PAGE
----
does a friend acquire any rights by reason of the friendship?  (e.g.: If
I learn that a friend's child is involved with drugs, do I have a duty
to advise the friend by reason of the relationship.  (I am trying to
find an example in which it is clear that I do not have such a duty with
respect to the world at large.  Perhaps this is not a good example.))

(2) The same question with respect to siblings.  Does halacha provide
any special rights/duties with respect to one's siblings (other than
mourning practices)?

(3) In both cases, if there is no such developed halacha, what accounts
for the omission?  Thanks.

      Tom Divine (<TMDivine@...>)


From: Yaakov Kayman <YZKCU@...>
Date: Fri, 8 Apr 1994 11:00:41 -0400
Subject: Re: Halacha and Drugs

On Mon, 4 Apr 1994 21:55:58 EDT Rabbi Freundel said:

>Rgarding the issue of drugs see Igros Moshe Yoreh Deah sect. 4 #35. As
>expected the response is prohibitive. The reasons
>1. harmful to bodily well-being
>2. it harms the intellect
>3. this will impair Torah learning, prayer and other mitzvot
>4. it is addictive and therefor takes on aspects of the rebellious son
>5. It leads to criminality
>6. it generally causes pain to one's parents
>7. it violates thou' shall be holy"
>8. many other prohibitions
>I guess there is Assur and there is really really ASSUR.
>My own veiw is that beyond the drugs is the problem of the drug culture and
>the sense that it claims that the human being is not good enough without
>outside chemical additives. I find this to be a negation of God's marvelous
>acts of creation and an inappropriate attitude for any spiritual person much
>less a true Ben Torah

I can see that in this case the same ought to hold true for many people
regarding alcohol, even wine. (semi-rhetorically) Is it?

A more general halakhic question might be is there such a thing as
assur (prohibited) for one group but not another, when it is something
other than minhagim (customs or traditions) that differentiates the one
from the other.

Yaakov Kayman

From: <david@...> (David Charlap)
Date: Fri, 8 Apr 94 11:12:27 -0400
Subject: Re: Halacha and Drugs

<dialectic@...> (Rabbi Freundel) writes:
[see above, Mod.]

Absolutely correct.  When I stated that there were some opinions who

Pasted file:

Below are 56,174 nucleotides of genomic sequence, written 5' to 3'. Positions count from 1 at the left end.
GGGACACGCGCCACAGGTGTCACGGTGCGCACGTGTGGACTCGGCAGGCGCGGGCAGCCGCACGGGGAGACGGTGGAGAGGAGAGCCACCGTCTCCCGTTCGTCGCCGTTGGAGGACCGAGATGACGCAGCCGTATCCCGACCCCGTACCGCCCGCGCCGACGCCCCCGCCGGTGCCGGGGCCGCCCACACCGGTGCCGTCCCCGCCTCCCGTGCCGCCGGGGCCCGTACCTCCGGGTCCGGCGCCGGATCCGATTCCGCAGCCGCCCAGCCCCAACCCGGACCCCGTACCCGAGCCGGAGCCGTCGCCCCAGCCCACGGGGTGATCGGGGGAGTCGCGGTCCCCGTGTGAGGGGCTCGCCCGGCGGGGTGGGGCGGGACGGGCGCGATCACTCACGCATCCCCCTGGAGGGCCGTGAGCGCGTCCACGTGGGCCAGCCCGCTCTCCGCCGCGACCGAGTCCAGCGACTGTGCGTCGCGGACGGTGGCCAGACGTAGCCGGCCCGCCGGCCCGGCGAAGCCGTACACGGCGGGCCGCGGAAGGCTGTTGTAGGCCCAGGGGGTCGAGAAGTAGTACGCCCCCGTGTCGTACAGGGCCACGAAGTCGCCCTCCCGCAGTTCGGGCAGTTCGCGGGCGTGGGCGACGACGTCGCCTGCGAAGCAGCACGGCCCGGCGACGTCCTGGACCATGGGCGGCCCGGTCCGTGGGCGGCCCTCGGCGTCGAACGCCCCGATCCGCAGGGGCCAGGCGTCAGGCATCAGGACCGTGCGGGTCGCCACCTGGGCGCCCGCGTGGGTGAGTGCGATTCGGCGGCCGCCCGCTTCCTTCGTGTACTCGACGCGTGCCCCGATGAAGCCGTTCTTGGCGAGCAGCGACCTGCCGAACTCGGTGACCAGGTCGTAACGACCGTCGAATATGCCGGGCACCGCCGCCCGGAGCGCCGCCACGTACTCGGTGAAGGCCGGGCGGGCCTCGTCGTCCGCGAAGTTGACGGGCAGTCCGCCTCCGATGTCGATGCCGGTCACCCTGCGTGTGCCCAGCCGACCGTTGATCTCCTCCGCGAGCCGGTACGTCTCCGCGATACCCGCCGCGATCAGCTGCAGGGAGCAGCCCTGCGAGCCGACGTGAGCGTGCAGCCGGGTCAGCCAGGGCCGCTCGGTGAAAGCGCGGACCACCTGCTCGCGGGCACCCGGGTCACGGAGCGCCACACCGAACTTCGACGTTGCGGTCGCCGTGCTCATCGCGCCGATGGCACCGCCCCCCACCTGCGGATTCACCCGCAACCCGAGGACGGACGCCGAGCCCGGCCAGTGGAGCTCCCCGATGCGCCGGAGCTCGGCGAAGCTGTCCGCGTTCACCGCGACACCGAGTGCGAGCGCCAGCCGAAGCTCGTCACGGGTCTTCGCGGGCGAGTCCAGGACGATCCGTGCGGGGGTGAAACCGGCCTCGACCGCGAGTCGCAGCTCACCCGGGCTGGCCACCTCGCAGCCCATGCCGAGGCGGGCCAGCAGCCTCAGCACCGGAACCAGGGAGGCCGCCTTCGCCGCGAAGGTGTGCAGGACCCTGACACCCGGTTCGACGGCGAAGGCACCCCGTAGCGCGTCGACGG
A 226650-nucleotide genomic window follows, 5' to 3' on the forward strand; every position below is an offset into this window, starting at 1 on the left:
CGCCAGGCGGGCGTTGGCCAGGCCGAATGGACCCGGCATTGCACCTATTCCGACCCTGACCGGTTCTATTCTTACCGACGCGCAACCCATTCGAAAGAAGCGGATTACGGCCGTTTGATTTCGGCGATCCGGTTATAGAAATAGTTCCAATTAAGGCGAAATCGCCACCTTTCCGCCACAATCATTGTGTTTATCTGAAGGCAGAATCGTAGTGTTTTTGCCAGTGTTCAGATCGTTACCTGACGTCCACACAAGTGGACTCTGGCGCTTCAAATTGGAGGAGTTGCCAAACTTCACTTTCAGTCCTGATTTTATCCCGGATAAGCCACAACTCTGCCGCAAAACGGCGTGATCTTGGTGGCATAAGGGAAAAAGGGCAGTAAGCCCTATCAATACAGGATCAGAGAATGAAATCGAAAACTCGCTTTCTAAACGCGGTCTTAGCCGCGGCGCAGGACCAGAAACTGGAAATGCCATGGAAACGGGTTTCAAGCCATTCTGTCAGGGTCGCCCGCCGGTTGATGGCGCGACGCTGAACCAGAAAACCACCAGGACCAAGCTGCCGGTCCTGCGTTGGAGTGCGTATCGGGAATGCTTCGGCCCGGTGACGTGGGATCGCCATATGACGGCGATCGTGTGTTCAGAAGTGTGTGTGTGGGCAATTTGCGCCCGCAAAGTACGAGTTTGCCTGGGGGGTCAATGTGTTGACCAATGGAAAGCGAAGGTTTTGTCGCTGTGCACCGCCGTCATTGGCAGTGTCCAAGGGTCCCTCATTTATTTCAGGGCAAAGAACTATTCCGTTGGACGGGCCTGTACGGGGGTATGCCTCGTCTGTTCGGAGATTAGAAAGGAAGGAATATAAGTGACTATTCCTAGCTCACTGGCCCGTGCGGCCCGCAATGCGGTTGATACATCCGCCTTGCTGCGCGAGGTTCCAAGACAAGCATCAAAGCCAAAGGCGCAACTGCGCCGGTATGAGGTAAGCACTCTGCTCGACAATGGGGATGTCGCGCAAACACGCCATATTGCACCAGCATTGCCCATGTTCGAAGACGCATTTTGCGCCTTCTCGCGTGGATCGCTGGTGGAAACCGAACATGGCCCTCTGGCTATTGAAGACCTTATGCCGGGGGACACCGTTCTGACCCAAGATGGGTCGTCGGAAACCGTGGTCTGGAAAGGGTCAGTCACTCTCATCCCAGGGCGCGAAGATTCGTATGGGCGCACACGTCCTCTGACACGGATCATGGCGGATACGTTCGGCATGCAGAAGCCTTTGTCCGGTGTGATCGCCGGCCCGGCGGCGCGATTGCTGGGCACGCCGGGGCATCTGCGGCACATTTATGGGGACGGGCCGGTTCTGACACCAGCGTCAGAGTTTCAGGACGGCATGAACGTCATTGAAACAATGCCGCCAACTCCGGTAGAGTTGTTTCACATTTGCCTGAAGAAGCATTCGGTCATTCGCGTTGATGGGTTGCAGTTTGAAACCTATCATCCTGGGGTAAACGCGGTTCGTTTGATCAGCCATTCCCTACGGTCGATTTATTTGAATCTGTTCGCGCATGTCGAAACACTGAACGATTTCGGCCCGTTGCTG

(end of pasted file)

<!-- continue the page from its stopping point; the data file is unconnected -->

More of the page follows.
didn't completely ban drugs, I was referring to less dangerous
substances, such as tobacco.

From: <XW0SDAK@...> (Daniel Kelber)
Date: Fri, 8 Apr 1994 12:18:47 -0400
Subject: Re: Halacha and Drugs

    Rabbi Fruendel talks of why drugs are Assur according to Halacha,
reasons number one and four being that they couse bodily harm and are
addictive. I was wondering if anyone can tell me why so my frum smoke so
much when it causes these exact things. I heard once that there was a
Rabbi that decided it was time to put an end to smoking in his
community, and the result was that most of his followers left him. This
brings up another question as to the permissibility of leaving your
rabbi when you do not like what he says.



From: <Nimrod@...> (Nimrod Dayan)
Date: Fri, 8 Apr 1994 16:36:48 -0400
Subject: Re: Kosher for Pesach Kitniyos

>From: Marc Meisler <mmeisler@...>
>This came up at our yontiff table and even though we are Ashkenazim and
>Pesach is over, I am still curious about what the answer is. Since the
>vast majority of Jews in America are Ashkenazim, the vast majority of
>products sold in stores as kosher for Pesach do not contain kitniyos.  My
>question is do Sephardim who do eat kitniyos have to find products which
>say "kosher for Pesach, contain kitniyos" and if so, are any sold in this
>country?  I know that they are sold in Israel, but I have never seen them
>here.  The question specifically would involve products such as plain rice
>since many other products could conceivably contain chometz.  My
>feeling is that rice would need to say kosher for pesach since it could be
>processed in the same plant as something like rice pilaf.  During the year
>this could be kosher and thus contain a proper hechsher, but on Pesach
>this would be chometz.  Any thoughts?

Regarding this matter, I would like to say first of all that I am Sephardic-
actually half Syrian, half Yemenite so kitniyot consumption in my house
over Pesach is quite common. As far as I know there are almost no products
available (with the exception of a couple of items) that say on them
"Kosher for Pesach, contains kitniyos" here in the United States. This
however is not the case in Israel, where most of the products do say this,